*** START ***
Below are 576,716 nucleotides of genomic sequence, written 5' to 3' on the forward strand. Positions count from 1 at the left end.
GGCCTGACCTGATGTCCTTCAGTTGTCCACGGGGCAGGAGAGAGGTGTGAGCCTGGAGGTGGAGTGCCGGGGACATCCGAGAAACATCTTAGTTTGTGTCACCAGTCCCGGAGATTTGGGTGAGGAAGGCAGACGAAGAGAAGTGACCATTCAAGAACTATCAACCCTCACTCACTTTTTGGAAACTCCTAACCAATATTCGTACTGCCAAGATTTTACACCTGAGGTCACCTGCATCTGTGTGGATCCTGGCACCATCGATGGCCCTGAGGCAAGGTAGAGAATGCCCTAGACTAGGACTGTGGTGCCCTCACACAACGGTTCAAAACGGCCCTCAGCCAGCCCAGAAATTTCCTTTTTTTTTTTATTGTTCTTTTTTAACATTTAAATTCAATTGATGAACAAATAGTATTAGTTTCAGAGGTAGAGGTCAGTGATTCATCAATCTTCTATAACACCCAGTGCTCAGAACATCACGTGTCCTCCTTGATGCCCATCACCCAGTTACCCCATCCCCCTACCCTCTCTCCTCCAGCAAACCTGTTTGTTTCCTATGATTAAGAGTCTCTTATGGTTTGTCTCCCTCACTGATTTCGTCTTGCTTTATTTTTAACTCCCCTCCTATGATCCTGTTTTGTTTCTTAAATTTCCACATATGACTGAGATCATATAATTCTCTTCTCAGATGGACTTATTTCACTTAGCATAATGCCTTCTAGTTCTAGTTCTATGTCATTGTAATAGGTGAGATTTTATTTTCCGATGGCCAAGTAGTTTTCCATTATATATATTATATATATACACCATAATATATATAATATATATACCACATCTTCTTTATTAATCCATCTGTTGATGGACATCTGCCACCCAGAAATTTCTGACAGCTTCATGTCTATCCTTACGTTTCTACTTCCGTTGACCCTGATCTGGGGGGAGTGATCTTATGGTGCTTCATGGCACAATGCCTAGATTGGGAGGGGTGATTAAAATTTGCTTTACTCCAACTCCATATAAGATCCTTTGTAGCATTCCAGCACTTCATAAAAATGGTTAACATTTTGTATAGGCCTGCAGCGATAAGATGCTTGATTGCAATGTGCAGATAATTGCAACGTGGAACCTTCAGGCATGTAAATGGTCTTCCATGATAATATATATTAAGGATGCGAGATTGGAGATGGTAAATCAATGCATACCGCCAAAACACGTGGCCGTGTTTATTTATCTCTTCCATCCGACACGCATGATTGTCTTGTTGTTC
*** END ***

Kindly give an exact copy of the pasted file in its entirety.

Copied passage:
Below are 576,716 nucleotides of genomic sequence, written 5' to 3' on the forward strand. Positions count from 1 at the left end.
GGCCTGACCTGATGTCCTTCAGTTGTCCACGGGGCAGGAGAGAGGTGTGAGCCTGGAGGTGGAGTGCCGGGGACATCCGAGAAACATCTTAGTTTGTGTCACCAGTCCCGGAGATTTGGGTGAGGAAGGCAGACGAAGAGAAGTGACCATTCAAGAACTATCAACCCTCACTCACTTTTTGGAAACTCCTAACCAATATTCGTACTGCCAAGATTTTACACCTGAGGTCACCTGCATCTGTGTGGATCCTGGCACCATCGATGGCCCTGAGGCAAGGTAGAGAATGCCCTAGACTAGGACTGTGGTGCCCTCACACAACGGTTCAAAACGGCCCTCAGCCAGCCCAGAAATTTCCTTTTTTTTTTTATTGTTCTTTTTTAACATTTAAATTCAATTGATGAACAAATAGTATTAGTTTCAGAGGTAGAGGTCAGTGATTCATCAATCTTCTATAACACCCAGTGCTCAGAACATCACGTGTCCTCCTTGATGCCCATCACCCAGTTACCCCATCCCCCTACCCTCTCTCCTCCAGCAAACCTGTTTGTTTCCTATGATTAAGAGTCTCTTATGGTTTGTCTCCCTCACTGATTTCGTCTTGCTTTATTTTTAACTCCCCTCCTATGATCCTGTTTTGTTTCTTAAATTTCCACATATGACTGAGATCATATAATTCTCTTCTCAGATGGACTTATTTCACTTAGCATAATGCCTTCTAGTTCTAGTTCTATGTCATTGTAATAGGTGAGATTTTATTTTCCGATGGCCAAGTAGTTTTCCATTATATATATTATATATATACACCATAATATATATAATATATATACCACATCTTCTTTATTAATCCATCTGTTGATGGACATCTGCCACCCAGAAATTTCTGACAGCTTCATGTCTATCCTTACGTTTCTACTTCCGTTGACCCTGATCTGGGGGGAGTGATCTTATGGTGCTTCATGGCACAATGCCTAGATTGGGAGGGGTGATTAAAATTTGCTTTACTCCAACTCCATATAAGATCCTTTGTAGCATTCCAGCACTTCATAAAAATGGTTAACATTTTGTATAGGCCTGCAGCGATAAGATGCTTGATTGCAATGTGCAGATAATTGCAACGTGGAACCTTCAGGCATGTAAATGGTCTTCCATGATAATATATATTAAGGATGCGAGATTGGAGATGGTAAATCAATGCATACCGCCAAAACACGTGGCCGTGTTTATTTATCTCTTCCATCCGACACGCATGATTGTCTTGTTGTTC